When Parliament gathered, there was barely enough space for all the sitting members. The King’s representative, the Chancellor sat behind a long wooden table in a large ornate chair. From there, he directed the activities of the members of the House according to the rules of Saint Olaf. Lacking ornamentation, the chamber was adequate for the purposes of parliament; that is, endless debates.
Princess Pirouette the Younger and her older sister Princess Gargella were both in big trouble with their parents. They’d committed the one unforgivable transgression; that is, they had been rude to an underling. Everyday of their lives they’d been instilled by their parents with the supreme importance of being polite at all times.
“No matter the occasion, when you are in public, smile!” Their mother had told them. “Always extend your hand to a courtier that he may kiss it.” “Never complain.” “You must be a beacon of civility.” On and on the strictures were pronounced upon them by their elders.
Here I submit some serious signage for the Which Way Photo Challenge.
I thought that this wrought iron arch looked groovy in the early morning light. There’s a hint of road in the lower righthand corner. Note the red Mustang that belongs to my beloved Dana. I’m one of the only people allowed to drive the sacred automobile.
Sculpture Saturday from Mind over Memory.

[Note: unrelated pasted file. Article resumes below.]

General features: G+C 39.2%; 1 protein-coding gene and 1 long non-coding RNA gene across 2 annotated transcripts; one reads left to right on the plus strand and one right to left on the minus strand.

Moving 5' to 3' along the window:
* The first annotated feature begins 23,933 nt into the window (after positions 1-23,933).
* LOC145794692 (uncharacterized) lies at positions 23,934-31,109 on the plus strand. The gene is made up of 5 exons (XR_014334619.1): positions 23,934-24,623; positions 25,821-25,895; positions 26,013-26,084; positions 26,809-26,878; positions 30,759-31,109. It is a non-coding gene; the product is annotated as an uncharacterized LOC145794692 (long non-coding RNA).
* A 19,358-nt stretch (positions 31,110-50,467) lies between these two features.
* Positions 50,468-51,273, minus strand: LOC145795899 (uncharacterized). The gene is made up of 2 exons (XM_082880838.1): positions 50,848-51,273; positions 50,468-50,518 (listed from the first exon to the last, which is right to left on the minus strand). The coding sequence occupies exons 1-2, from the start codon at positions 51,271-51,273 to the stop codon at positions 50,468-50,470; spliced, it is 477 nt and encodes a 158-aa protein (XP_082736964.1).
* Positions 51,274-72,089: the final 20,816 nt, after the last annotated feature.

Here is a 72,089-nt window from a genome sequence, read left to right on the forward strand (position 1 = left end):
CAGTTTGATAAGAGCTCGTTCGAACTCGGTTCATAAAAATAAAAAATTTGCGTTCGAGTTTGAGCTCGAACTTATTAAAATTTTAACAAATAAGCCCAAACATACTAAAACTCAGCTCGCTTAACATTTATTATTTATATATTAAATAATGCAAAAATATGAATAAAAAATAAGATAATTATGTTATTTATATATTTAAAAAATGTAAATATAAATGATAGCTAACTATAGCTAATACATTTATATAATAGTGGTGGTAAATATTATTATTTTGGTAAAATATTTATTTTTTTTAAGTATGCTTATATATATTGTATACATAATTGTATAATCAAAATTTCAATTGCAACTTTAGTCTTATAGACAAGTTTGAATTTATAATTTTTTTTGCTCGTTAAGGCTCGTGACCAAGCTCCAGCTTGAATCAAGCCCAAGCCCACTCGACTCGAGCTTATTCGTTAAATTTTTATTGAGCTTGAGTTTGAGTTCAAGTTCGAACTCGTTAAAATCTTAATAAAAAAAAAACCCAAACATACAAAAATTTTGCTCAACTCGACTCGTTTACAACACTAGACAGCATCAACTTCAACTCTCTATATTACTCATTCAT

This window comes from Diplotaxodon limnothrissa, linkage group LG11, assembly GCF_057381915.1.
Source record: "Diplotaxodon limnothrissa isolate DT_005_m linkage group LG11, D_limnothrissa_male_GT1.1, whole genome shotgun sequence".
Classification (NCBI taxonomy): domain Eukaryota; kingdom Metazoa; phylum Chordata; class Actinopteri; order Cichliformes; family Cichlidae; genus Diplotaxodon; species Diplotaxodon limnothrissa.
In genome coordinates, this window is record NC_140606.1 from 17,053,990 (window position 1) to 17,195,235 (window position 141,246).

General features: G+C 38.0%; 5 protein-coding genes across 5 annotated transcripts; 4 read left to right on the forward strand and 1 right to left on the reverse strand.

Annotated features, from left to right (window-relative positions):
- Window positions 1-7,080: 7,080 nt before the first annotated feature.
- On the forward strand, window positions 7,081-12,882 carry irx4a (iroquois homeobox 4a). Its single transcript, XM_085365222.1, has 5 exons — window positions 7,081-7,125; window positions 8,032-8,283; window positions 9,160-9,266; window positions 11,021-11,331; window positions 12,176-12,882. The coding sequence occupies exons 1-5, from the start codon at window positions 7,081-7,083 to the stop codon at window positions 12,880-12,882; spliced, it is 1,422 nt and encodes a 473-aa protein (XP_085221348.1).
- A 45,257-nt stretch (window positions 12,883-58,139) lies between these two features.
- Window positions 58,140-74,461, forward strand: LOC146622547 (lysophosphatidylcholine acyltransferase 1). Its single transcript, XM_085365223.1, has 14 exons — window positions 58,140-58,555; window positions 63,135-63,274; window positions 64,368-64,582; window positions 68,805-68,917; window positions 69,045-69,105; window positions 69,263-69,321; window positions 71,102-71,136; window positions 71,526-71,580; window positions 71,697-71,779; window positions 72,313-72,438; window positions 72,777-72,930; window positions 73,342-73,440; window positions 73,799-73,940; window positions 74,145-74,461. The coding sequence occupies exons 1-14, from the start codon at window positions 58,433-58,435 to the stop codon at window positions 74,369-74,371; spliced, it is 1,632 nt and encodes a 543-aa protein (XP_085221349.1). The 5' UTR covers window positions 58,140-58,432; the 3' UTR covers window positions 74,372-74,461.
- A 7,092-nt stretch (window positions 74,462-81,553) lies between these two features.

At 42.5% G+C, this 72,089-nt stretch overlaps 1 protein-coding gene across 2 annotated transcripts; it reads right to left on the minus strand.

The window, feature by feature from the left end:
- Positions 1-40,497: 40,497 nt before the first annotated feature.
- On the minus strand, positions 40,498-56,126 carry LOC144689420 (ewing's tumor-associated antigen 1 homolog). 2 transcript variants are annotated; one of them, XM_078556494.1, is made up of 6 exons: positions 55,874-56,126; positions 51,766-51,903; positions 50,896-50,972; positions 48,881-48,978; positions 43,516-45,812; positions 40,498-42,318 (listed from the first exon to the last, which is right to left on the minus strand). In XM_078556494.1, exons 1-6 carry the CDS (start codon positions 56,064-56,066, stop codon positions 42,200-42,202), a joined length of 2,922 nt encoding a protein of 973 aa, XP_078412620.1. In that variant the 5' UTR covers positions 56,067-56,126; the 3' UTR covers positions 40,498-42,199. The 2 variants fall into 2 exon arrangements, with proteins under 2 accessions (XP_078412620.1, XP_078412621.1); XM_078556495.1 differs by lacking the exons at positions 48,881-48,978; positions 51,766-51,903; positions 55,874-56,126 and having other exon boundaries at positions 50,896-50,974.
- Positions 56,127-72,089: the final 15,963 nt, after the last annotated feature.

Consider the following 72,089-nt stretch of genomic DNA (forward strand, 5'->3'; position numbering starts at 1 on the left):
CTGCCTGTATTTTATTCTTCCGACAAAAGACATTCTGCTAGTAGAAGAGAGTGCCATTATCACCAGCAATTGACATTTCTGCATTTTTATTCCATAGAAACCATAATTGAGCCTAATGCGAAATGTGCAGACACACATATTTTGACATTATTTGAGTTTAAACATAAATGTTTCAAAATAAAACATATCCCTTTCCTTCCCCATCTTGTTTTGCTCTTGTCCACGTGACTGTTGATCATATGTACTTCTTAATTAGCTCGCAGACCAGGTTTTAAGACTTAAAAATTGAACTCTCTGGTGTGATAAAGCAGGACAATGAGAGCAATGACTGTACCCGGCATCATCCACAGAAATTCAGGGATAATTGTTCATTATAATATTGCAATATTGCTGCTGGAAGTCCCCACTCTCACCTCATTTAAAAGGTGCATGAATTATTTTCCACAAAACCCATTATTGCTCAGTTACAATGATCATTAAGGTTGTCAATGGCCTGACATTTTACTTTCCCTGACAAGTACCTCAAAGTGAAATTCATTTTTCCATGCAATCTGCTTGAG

Had she lived in a different era, then Queen Pirouette would have known that it was simply a viral infection that took several of her children away from her so early in their lives. When Little GarGar took ill at eight years of age, he’d shown every sign of being a healthy and robust child. Sadly, in the eighth Winter of his life, what was certainly an influenza virus killed him in a matter of days. The physics had pulled their beards and made grand pronouncements in dead languages, assuring her that all would be well on one hand, and then warning her of dreadful outcomes with the other.
To see her boy suffer so, and after a day or two, show every sign of recovering, only to die a few days after that broke the Queen’s heart solidly in two. The half that continued to beat did so only for her husband and children. All the rest- wealth, power, glory, even beauty, were secondary to Her Majesty for the rest of her life. When it was her turn shuffle off of this mortal coil, she would be called Queen Pirouette the Wise by her grateful subjects.